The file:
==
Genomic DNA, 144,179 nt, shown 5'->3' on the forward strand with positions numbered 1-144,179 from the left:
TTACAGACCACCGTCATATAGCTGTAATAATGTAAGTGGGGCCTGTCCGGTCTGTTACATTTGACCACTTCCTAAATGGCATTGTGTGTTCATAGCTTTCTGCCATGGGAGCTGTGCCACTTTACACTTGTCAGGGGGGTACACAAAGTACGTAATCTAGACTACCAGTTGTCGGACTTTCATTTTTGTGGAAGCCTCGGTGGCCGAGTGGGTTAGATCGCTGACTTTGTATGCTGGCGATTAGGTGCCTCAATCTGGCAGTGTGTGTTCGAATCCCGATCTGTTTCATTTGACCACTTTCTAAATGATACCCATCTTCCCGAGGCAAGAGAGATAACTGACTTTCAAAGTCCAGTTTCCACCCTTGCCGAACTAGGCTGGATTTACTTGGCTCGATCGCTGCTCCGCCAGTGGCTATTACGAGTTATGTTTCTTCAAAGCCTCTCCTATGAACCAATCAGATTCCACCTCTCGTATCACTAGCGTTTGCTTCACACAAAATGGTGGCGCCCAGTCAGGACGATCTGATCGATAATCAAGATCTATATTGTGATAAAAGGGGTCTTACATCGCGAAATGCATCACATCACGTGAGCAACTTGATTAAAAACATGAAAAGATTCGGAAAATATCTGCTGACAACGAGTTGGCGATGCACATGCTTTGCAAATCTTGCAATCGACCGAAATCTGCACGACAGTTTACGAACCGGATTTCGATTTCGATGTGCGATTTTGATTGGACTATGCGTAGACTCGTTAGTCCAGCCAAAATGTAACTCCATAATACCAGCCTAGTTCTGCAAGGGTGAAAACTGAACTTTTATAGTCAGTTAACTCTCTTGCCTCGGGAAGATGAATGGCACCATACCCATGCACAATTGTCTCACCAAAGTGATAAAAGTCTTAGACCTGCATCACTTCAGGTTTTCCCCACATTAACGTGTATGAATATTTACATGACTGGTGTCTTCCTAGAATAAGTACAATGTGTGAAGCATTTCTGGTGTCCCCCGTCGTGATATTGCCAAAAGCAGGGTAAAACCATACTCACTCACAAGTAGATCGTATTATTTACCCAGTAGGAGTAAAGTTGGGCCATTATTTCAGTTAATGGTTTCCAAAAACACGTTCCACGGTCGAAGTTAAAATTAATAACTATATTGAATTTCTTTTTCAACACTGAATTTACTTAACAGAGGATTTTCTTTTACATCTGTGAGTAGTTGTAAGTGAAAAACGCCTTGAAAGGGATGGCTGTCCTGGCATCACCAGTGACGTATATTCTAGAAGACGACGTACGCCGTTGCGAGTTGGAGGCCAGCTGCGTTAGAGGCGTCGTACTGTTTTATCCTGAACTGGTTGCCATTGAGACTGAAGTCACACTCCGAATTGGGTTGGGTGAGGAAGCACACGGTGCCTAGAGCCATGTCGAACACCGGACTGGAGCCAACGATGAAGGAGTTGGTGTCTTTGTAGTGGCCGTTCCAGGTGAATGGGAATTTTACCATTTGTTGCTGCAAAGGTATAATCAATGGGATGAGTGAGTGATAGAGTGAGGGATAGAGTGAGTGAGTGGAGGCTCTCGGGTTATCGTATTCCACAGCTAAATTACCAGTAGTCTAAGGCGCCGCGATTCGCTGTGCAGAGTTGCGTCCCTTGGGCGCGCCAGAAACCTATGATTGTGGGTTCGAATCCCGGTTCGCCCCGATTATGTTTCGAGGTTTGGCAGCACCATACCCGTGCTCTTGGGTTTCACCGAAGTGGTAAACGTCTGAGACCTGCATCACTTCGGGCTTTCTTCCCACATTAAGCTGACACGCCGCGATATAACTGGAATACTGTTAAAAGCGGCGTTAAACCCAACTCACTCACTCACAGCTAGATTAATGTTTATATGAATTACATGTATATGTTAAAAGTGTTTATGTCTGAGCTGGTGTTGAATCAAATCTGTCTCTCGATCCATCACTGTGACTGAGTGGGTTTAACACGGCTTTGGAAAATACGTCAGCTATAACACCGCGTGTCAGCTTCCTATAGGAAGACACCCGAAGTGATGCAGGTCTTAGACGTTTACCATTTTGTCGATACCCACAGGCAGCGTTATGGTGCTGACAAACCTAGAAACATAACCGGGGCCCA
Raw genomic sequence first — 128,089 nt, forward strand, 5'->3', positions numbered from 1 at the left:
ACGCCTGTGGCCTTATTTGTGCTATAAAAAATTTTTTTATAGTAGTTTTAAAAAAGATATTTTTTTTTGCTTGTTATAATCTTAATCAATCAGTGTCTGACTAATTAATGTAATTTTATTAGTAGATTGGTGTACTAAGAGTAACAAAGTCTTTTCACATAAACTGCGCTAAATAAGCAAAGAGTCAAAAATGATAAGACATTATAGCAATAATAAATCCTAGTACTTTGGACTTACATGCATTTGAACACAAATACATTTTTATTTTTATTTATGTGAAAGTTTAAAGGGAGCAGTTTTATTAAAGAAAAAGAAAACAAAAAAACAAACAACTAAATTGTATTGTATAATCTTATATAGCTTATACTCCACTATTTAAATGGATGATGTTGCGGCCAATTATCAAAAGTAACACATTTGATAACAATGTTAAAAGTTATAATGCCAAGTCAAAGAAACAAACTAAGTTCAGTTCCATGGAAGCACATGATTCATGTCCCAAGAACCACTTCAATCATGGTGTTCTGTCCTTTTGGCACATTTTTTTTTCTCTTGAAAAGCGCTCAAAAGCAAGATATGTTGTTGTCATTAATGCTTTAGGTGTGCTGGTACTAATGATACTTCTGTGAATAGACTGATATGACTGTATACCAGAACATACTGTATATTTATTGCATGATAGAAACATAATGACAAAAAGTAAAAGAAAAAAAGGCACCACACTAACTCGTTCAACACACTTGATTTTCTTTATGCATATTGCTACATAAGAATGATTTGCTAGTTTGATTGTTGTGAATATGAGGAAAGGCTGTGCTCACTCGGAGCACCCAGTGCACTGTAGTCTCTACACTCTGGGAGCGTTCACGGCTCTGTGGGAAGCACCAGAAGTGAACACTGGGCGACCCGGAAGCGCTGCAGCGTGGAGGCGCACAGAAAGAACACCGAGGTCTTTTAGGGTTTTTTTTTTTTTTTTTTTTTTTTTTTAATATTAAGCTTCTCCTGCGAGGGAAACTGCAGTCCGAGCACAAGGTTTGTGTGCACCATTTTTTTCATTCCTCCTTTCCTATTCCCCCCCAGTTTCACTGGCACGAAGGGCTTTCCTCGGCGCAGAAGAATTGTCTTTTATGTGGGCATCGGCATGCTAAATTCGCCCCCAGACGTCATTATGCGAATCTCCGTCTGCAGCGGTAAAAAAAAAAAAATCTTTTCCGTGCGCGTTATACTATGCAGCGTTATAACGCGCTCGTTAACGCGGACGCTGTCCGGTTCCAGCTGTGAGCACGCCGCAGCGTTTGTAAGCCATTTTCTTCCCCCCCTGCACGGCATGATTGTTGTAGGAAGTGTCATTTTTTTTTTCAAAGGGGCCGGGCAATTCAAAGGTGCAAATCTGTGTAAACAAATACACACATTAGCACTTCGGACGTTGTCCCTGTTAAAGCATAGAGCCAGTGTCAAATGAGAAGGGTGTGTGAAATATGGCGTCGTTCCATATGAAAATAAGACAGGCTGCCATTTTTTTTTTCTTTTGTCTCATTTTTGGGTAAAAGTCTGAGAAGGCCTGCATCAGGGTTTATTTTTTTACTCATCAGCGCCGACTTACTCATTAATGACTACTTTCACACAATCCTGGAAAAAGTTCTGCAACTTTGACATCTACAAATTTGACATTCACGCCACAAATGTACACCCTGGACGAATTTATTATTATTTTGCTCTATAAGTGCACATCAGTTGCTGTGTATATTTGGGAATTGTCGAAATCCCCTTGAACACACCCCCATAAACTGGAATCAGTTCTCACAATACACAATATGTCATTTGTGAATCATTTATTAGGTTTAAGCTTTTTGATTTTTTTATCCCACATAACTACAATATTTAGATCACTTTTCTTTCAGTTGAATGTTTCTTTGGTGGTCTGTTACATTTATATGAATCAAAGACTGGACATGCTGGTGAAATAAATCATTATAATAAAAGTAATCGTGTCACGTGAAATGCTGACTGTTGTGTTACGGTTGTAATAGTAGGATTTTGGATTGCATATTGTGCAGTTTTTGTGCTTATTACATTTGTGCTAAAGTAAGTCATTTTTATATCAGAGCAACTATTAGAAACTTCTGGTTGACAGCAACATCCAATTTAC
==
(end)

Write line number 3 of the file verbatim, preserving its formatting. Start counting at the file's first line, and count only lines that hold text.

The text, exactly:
Raw genomic sequence first — 128,089 nt, forward strand, 5'->3', positions numbered from 1 at the left: